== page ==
01 New Bright Lights (4:27)
02 Come Undone (3:37)
03 Disconnected (3:04)
04 Glow (3:20)
05 Remedy (3:36)
06 All For Love (3:31)
07 The Righteous Ones (3:57)
08 Revenge (3:49)
09 Save Me (4:36)
10 Better Love (2:56)
11 Sober (4:39)
12 Neon Cathedral (4:29)
13 Sound Of The City (3:56)
The summer of 2013 saw the release of the debut album „Neon Cathedral“ by German model-turned-singer Ben Ivory. It was published after Ivory gained a hit on the German club charts and participated in the preliminary round for Eurovision Song Contest. Despite reaching a moderate 7th place there, the singer dropped this collection of dance music and synth pop soon after. I feared that the music on „Neon Cathedral“ is as bland the horribly photoshopped cover artwork – and I was right.
Are you the sell-out or solution?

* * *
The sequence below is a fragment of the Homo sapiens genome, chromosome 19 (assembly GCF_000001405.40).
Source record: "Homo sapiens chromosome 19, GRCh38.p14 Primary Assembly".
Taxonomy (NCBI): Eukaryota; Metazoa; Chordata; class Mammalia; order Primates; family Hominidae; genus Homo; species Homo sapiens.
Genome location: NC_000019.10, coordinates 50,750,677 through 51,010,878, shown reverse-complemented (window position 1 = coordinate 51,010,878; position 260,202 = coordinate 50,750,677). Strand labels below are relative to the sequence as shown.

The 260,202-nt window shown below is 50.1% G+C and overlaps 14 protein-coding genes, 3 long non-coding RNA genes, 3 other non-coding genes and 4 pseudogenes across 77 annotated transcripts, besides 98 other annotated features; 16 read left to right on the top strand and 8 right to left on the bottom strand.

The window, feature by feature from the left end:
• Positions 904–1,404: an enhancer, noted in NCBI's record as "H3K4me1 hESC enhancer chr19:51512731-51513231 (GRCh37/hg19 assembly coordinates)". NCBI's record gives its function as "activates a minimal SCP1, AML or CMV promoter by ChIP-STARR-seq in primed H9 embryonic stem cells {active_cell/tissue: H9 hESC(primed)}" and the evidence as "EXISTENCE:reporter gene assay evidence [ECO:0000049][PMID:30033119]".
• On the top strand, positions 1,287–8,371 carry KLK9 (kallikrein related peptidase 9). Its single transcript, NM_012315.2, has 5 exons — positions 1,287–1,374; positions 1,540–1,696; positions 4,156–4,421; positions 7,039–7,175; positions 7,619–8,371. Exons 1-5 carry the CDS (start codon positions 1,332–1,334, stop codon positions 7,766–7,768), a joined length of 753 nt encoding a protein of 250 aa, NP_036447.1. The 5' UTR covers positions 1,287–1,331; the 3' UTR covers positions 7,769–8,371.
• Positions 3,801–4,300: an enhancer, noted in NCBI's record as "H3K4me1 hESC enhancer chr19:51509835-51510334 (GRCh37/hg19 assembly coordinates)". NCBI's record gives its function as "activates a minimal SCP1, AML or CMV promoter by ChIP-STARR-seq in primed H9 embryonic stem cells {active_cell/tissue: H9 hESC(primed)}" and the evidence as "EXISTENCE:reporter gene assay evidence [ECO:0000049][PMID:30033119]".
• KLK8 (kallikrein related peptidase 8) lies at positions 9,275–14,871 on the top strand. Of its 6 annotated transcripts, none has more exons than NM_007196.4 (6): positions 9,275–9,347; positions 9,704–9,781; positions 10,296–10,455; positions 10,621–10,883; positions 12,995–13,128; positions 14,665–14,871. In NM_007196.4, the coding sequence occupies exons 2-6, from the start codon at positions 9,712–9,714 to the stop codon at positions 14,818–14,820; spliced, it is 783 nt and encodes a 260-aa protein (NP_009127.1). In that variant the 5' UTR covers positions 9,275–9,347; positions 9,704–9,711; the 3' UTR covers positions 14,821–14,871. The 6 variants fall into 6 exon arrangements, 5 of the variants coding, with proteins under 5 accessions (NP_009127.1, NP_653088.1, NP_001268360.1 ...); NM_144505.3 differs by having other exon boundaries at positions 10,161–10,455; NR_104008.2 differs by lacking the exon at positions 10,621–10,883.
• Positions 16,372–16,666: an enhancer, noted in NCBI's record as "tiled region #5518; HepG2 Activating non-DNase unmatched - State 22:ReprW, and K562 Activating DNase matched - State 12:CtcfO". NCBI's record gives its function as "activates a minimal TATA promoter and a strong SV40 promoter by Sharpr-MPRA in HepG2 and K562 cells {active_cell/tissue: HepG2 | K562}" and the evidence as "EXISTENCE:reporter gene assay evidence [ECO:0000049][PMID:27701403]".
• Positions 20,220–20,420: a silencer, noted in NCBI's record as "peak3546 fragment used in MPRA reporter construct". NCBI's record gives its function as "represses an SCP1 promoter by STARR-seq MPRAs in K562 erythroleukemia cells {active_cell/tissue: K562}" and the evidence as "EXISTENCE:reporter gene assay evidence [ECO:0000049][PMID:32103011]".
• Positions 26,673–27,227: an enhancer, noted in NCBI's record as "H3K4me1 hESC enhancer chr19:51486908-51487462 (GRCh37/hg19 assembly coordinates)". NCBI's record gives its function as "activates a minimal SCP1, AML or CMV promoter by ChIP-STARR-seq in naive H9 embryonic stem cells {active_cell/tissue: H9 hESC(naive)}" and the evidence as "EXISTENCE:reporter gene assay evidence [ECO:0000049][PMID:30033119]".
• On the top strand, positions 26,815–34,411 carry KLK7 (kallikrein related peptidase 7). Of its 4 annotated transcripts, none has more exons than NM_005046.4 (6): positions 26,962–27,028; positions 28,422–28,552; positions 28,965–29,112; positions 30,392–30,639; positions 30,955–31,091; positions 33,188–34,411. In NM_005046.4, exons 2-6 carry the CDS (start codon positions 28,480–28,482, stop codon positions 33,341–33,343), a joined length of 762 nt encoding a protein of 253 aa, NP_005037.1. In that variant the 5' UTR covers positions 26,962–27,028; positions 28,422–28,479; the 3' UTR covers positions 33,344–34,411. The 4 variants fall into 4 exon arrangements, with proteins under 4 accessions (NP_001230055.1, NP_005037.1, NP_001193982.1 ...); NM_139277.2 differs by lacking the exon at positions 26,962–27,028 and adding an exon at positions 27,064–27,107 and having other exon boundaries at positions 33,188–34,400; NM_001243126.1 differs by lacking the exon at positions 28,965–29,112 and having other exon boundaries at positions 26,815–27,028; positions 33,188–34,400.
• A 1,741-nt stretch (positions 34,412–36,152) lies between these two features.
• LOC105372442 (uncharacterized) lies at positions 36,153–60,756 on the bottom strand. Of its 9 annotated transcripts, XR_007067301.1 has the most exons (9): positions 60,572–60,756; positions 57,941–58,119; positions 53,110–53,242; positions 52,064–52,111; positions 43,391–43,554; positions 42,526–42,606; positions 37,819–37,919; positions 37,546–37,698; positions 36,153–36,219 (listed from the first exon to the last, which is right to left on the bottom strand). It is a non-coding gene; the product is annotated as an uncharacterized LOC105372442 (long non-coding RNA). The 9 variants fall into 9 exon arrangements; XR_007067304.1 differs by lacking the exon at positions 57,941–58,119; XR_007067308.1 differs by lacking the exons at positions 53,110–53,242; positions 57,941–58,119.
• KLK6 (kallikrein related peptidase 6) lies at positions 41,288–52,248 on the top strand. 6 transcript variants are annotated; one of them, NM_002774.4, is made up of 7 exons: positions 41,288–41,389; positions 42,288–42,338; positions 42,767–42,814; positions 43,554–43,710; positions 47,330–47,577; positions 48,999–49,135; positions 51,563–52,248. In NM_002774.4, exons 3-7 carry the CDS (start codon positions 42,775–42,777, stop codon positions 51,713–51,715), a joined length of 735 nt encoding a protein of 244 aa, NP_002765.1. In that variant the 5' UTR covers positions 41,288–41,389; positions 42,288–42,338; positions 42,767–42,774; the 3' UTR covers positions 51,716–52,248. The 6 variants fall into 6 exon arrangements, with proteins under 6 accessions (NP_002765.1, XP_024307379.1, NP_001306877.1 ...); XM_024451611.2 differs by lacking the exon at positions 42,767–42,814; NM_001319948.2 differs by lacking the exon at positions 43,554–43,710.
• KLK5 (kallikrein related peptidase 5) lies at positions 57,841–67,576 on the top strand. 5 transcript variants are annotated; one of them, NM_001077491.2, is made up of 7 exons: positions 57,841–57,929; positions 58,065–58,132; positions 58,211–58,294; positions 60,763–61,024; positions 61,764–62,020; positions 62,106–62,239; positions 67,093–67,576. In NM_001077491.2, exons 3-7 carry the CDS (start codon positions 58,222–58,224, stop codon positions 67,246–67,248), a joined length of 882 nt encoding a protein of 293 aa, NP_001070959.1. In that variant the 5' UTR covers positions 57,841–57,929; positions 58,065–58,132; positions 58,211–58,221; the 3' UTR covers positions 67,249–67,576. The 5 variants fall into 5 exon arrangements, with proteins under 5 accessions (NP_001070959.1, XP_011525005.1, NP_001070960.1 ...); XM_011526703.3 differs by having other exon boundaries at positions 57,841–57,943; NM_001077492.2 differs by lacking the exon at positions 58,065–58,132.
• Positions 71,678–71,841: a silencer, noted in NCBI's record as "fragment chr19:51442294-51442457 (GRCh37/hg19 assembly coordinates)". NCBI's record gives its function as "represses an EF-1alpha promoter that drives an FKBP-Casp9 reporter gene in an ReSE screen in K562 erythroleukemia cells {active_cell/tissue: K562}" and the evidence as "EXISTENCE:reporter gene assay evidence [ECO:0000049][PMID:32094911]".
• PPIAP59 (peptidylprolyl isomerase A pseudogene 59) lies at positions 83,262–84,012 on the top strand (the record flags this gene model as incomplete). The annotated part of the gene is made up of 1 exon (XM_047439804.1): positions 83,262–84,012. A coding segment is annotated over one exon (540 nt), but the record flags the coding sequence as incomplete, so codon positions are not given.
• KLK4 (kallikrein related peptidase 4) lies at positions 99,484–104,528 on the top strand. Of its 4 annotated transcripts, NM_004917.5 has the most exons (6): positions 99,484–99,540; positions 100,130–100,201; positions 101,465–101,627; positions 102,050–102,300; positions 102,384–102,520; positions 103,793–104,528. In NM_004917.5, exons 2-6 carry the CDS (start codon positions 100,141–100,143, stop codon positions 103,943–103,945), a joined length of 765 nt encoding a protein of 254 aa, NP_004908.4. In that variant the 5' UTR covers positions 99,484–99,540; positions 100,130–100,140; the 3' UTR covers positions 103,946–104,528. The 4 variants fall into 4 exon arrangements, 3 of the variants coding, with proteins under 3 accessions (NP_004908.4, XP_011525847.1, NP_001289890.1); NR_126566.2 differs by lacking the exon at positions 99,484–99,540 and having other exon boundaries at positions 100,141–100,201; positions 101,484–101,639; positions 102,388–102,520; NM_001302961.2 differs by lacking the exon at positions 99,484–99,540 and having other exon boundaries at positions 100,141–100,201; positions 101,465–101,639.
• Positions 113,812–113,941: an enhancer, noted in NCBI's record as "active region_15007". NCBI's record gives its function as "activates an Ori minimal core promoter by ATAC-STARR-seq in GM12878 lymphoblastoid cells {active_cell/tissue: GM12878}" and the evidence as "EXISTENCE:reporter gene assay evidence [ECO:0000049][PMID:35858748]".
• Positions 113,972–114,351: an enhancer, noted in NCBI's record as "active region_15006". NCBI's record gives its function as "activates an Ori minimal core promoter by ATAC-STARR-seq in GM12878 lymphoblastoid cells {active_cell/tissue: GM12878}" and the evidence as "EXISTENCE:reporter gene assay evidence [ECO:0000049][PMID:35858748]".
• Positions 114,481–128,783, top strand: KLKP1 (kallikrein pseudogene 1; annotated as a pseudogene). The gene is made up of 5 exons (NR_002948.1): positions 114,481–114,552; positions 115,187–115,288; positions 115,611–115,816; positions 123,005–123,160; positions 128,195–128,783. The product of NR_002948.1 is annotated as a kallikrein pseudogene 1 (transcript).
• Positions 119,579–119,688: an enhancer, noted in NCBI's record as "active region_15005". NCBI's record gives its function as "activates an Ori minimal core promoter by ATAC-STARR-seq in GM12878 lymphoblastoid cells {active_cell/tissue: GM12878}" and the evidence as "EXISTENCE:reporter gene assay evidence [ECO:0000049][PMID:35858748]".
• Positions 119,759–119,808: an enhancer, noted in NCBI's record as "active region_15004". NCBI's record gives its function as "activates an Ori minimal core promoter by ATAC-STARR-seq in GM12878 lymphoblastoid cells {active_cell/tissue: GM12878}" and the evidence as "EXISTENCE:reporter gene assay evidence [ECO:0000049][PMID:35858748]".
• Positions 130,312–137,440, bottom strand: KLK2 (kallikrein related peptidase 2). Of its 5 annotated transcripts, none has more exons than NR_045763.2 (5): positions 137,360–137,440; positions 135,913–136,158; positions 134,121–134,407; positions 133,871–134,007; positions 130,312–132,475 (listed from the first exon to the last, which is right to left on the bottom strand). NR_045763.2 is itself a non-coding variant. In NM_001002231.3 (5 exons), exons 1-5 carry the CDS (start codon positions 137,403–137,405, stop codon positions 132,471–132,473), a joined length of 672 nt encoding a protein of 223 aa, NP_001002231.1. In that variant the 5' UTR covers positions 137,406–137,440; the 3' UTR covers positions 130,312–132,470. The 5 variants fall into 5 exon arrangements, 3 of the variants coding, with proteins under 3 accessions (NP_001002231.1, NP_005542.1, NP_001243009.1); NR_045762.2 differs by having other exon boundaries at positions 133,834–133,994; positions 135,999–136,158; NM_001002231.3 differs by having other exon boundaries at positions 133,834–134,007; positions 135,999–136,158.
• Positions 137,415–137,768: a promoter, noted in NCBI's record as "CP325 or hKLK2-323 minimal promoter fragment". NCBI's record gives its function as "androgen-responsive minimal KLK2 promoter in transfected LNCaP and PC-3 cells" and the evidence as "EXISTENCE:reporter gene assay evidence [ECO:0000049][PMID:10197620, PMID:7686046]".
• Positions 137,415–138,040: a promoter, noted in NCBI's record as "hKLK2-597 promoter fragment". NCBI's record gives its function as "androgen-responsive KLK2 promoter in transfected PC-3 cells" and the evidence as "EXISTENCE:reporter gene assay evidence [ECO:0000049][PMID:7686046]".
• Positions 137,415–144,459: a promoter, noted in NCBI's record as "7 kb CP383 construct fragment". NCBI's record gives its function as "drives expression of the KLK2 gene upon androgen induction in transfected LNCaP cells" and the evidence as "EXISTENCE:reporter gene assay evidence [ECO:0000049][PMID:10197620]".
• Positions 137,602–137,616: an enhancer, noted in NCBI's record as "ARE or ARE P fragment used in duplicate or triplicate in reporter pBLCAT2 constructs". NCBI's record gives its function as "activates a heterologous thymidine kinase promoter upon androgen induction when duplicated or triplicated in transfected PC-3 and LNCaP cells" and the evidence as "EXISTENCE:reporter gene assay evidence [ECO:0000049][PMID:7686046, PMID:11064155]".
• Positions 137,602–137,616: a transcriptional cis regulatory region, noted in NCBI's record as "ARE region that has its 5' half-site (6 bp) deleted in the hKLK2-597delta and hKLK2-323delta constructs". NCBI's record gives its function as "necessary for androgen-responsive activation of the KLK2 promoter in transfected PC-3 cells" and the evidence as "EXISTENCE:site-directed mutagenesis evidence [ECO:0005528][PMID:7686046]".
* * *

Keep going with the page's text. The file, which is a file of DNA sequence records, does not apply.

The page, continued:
New Bright Lights functions as an appetizer for the album: it’s a shimmering slice of electro pop that profits from monotonous (but no boring!) verses and a chorus is filled with hooks („In this cold, cold night we’re searching for the satellites / In this dull suburban town we need some new bright lights“). The contrast between verses and chorus gets stuck in your head and helps the track as an introduction song, leaving you eager to hear more. Second track Come Undone is more of an upbeat track. Some passages a sung in falsetto, and Ivory’s voice sounds really good in the higher pitches. Unfortunately the clichéd lyrics („I come undone / It’s getting colder / The summer’s gone / The days grow older“) borrow more from Modern Talking than from Pet Shop Boys and detract from the otherwise nice song. But what can you expect from a dance pop record? Featuring a terrible 4/4 beat, Disconnected presents Ivory the android to us – I don’t recognise a single trace of emotion in here. There’s slight use of autotune in the singer’s voice, and I can’t help but wonder of this tune is a leftover from Kylie Minogue in her „Light Years“ era. Follow-up Glow contains a beat that’s typical for a midtempo dance tune and a chorus with hymn-like characteristics („All eyes on me and I will take my chance / Nothing will stop me tonight, I got to glow“). This one describes the moment of carelessness when you’re on the dancefloor and does a fine job.